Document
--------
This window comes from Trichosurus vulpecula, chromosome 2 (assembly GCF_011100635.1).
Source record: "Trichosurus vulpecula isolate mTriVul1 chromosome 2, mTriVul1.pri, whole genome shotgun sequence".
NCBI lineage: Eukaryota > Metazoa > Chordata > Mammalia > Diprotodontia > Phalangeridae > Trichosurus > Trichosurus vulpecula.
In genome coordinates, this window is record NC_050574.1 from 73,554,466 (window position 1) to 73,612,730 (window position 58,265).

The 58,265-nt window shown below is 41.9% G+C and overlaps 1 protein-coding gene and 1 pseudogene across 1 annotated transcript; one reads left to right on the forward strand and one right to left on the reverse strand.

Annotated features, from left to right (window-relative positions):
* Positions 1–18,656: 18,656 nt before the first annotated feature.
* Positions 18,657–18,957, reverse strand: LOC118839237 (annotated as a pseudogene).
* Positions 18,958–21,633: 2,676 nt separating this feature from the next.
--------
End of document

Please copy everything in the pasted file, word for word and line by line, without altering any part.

This window comes from Trichosurus vulpecula, chromosome 2 (assembly GCF_011100635.1).
Source record: "Trichosurus vulpecula isolate mTriVul1 chromosome 2, mTriVul1.pri, whole genome shotgun sequence".
NCBI lineage: Eukaryota > Metazoa > Chordata > Mammalia > Diprotodontia > Phalangeridae > Trichosurus > Trichosurus vulpecula.
In genome coordinates, this window is record NC_050574.1 from 73,554,466 (window position 1) to 73,612,730 (window position 58,265).

The 58,265-nt window shown below is 41.9% G+C and overlaps 1 protein-coding gene and 1 pseudogene across 1 annotated transcript; one reads left to right on the forward strand and one right to left on the reverse strand.

Annotated features, from left to right (window-relative positions):
* Positions 1–18,656: 18,656 nt before the first annotated feature.
* Positions 18,657–18,957, reverse strand: LOC118839237 (annotated as a pseudogene).
* Positions 18,958–21,633: 2,676 nt separating this feature from the next.